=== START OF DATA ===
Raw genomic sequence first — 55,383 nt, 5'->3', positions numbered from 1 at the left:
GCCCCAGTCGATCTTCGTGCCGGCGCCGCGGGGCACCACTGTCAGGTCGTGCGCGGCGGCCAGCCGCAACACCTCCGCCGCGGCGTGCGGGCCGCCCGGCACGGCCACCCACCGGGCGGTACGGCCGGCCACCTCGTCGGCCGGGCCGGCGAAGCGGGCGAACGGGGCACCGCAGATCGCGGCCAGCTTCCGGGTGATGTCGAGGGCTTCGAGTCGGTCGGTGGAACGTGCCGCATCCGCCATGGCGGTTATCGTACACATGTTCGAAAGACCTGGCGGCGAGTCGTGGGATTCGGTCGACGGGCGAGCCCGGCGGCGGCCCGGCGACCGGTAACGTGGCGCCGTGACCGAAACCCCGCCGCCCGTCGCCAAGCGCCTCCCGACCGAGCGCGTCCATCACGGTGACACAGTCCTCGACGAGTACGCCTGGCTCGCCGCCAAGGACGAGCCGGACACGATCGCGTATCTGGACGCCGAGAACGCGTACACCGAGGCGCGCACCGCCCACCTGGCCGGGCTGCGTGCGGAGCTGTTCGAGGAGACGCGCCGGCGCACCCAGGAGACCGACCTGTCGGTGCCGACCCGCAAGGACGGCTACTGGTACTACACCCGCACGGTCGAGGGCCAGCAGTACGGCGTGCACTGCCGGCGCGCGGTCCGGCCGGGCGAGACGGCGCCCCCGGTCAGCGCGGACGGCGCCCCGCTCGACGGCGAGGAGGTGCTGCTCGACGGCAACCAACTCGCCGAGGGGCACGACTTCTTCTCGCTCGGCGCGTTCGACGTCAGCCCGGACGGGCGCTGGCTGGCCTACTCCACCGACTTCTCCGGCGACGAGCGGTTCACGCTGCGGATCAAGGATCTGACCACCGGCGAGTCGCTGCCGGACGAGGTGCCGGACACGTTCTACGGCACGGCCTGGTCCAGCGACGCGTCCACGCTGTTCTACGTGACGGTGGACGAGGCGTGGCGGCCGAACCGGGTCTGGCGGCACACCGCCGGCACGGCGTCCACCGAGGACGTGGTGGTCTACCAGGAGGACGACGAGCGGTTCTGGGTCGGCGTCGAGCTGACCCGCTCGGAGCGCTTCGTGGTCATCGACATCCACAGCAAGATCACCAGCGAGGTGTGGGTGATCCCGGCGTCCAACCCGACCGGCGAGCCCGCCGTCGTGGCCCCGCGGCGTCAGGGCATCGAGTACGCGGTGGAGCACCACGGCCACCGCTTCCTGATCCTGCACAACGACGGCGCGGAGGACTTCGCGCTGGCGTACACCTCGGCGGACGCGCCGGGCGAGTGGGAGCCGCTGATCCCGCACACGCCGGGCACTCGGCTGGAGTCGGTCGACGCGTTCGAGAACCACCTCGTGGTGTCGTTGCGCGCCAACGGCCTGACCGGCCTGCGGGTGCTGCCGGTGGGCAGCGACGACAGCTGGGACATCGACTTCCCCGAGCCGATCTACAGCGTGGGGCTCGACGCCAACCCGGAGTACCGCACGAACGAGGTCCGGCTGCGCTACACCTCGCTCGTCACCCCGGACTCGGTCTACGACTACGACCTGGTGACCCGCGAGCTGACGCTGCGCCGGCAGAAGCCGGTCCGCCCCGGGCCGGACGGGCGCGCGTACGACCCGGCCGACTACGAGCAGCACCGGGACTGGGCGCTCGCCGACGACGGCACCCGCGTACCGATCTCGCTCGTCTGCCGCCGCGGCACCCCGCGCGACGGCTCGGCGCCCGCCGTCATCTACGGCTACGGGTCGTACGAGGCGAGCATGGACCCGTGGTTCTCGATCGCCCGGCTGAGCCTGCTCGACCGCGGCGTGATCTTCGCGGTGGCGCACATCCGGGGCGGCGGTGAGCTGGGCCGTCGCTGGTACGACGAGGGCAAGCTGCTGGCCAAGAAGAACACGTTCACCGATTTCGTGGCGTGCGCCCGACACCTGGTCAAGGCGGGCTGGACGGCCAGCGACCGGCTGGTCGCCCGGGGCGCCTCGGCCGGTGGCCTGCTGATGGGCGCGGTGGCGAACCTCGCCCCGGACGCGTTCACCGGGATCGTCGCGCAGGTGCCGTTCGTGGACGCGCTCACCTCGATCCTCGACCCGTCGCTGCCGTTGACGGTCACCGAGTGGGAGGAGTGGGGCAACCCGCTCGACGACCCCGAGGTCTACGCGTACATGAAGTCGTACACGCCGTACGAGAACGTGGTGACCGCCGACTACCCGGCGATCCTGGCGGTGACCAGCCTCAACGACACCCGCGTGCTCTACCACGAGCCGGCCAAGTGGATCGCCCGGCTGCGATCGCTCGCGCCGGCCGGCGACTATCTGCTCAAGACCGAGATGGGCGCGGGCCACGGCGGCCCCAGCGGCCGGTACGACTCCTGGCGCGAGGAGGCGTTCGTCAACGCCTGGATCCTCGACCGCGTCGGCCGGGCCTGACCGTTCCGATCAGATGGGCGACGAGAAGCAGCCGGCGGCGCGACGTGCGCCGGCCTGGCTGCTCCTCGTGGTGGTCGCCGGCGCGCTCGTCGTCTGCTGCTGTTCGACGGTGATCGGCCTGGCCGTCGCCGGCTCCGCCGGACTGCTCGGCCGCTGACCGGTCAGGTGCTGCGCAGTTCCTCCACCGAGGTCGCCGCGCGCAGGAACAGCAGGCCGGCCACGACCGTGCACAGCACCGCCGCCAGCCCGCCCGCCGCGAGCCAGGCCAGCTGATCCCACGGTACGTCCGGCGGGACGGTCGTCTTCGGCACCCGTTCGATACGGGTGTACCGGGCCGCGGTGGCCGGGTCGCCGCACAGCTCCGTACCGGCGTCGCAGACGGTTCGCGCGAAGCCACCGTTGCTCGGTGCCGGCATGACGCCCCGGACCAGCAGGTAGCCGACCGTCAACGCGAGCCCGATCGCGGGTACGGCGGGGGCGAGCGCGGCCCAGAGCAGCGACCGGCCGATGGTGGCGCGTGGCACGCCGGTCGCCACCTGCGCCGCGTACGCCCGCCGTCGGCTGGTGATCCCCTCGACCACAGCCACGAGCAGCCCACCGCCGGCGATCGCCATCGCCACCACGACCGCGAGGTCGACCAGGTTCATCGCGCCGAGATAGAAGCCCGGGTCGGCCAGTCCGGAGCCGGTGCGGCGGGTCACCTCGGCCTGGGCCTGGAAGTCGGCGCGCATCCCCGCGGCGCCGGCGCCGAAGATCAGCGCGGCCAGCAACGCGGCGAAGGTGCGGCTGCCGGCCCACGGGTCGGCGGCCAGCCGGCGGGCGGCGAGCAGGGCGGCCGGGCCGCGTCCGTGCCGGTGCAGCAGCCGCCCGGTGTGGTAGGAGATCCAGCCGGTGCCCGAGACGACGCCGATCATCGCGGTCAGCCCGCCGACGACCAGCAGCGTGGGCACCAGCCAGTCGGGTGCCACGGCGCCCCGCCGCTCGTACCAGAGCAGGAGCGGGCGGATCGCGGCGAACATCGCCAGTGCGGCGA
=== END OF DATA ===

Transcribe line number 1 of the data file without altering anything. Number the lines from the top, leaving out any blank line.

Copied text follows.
Raw genomic sequence first — 55,383 nt, 5'->3', positions numbered from 1 at the left: